Government

Cautious of Herbicide, New Brunswick Stops Drawing Water from D&R Canal

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Hydrilla Credits: City Hall
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NEW BRUNSWICK — The city’s water utility is drawing water from a single source, due to an invasive plant that has spread through the Delaware & Raritan Canal, according to the head of the utility.

During last night’s City Council meeting, the director, Mark Lavenberg, said his team hopes to buy filtering equipment that will enable the utility to once again take water from the D&R Canal.

But until then, the tens of thousands of customers in New Brunswick, Franklin and Milltown will receive water from Farrington Lake, the utility’s second source, Lavenberg said.

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“We’re 100 percent on that,” he said.

The invasive plant—named Hydrilla, a nod to the nine-headed Greek mythological serpent—is native to China and can grow as quickly as inch per day, Lavenberg noted. The weed first came to the U.S. for use in home aquariums, according to the state Water Supply Authority, which controls the D&R Canal.

Hydrilla can reduce water flow and quality, city officials said.

“They believe that the plant, if left unchecked, could choke off the water supply by about 85 percent,” Lavenberg said, referencing the state authority’s calculations regarding the D&R Canal.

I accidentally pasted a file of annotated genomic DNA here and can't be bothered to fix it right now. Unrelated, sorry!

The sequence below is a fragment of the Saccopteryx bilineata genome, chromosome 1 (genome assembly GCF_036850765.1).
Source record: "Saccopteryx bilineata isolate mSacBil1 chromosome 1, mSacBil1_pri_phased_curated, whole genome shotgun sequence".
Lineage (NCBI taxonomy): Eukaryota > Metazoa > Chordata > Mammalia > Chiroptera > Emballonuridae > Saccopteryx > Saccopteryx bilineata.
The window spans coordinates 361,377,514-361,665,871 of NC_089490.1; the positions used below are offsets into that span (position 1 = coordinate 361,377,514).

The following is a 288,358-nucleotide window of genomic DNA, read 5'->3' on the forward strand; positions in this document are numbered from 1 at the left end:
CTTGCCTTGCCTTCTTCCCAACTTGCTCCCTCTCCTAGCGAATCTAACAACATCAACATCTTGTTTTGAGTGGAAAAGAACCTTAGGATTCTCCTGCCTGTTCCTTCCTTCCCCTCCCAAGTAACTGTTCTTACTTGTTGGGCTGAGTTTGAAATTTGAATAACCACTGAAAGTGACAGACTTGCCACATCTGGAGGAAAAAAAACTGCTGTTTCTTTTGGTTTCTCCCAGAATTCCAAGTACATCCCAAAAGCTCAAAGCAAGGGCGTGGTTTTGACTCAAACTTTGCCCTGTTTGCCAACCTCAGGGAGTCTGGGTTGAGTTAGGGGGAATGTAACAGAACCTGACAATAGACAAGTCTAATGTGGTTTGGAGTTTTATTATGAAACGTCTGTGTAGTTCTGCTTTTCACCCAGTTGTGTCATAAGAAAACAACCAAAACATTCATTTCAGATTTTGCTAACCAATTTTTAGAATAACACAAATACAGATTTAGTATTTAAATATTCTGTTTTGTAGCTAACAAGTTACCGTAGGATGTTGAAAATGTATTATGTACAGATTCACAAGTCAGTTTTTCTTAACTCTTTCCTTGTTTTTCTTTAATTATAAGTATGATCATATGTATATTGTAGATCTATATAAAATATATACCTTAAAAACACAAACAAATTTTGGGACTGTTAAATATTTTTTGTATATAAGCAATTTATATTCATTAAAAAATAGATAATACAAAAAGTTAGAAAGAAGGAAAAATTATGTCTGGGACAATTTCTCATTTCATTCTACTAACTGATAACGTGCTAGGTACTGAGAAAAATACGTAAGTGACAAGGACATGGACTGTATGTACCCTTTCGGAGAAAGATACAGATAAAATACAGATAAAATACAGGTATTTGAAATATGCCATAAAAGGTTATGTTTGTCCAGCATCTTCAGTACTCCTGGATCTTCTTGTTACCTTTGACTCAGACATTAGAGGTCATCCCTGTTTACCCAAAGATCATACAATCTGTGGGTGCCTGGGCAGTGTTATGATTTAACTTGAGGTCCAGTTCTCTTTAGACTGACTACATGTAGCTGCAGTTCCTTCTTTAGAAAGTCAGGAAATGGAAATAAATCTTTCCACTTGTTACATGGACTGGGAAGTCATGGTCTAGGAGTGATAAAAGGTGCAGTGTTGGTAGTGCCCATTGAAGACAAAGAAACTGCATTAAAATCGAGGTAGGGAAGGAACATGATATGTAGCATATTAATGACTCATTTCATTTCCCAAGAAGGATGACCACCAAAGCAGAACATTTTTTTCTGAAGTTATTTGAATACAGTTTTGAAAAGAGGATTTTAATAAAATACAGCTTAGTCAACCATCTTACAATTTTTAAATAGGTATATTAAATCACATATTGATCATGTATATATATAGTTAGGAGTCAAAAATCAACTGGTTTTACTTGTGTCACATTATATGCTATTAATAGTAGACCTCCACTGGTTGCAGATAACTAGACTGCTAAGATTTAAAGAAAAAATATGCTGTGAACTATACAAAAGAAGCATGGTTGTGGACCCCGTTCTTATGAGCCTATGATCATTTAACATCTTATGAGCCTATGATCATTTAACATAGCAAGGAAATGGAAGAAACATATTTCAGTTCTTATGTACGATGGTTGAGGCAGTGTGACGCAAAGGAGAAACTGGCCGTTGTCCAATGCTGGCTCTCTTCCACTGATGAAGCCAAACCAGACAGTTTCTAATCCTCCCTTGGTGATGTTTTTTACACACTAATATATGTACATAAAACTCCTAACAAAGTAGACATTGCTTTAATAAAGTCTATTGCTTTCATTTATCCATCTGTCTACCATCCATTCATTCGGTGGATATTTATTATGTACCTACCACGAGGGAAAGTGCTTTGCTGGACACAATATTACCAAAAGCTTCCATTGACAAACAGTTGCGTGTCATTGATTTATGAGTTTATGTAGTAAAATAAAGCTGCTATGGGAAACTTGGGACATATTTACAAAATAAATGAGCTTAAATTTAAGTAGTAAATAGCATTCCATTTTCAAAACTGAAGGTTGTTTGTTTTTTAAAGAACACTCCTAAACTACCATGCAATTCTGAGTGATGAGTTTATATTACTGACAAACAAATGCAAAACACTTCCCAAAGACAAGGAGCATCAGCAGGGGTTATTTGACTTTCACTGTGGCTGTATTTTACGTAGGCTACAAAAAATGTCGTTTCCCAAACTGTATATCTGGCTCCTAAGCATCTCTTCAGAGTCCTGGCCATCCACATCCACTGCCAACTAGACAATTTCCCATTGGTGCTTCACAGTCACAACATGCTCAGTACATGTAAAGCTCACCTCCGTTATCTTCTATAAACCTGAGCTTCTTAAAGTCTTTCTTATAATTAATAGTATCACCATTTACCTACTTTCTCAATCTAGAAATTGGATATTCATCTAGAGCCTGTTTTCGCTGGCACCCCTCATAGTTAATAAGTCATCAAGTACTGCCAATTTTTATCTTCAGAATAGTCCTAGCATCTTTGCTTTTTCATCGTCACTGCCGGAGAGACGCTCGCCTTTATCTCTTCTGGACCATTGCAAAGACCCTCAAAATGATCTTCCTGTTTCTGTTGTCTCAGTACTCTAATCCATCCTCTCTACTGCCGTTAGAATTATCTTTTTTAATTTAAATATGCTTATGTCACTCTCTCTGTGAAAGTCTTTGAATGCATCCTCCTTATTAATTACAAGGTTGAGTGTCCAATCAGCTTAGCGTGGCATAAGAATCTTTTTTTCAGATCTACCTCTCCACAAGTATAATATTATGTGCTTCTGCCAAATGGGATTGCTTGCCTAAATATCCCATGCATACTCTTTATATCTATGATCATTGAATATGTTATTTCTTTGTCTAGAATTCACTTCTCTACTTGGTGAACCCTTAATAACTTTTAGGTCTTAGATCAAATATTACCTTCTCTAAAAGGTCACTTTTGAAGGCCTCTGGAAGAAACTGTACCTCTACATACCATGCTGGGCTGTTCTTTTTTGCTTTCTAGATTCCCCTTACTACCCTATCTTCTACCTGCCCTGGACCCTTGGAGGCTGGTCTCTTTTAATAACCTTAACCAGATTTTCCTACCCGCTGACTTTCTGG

The state is undertaking a four-month push to introduce an herbicide produced by the company Sonar Genesis into the canal, according to the city. That’s slated to occur once per year for the next four to six years, Lavenberg said.

The state plans to pump low doses of the chemical into the canal in Hunterdon County, city officials said. Given the distance and the small amount, the herbicide shouldn’t pose any threat to humans in New Brunswick, Lavenberg said.

“The city feels very strongly that, even if it’s safe and everything’s good, we want to make sure that it’s not entering our water supply in any way, shape or form,” he added.

That’s why New Brunswick ceased drawing water from the canal. It will remain shut down until the water utility gets its hands on the necessary equipment, he said.

City officials have budgeted for the tools required to remove any residual herbicide, Lavenberg said.

State water officials first noticed the presence of Hydrilla during a dredging project in the fall, he said. It has caused problems elsewhere in New Jersey, according to the city.

The herbicide won’t immediately kill the weed, Lavenberg said. Instead, it halts photosynthesis, he said.

When people pick Hydrilla, it typically leaves behind roots or seeds, which soon revive the plant, according to online forums focused on aquatic plant removal.

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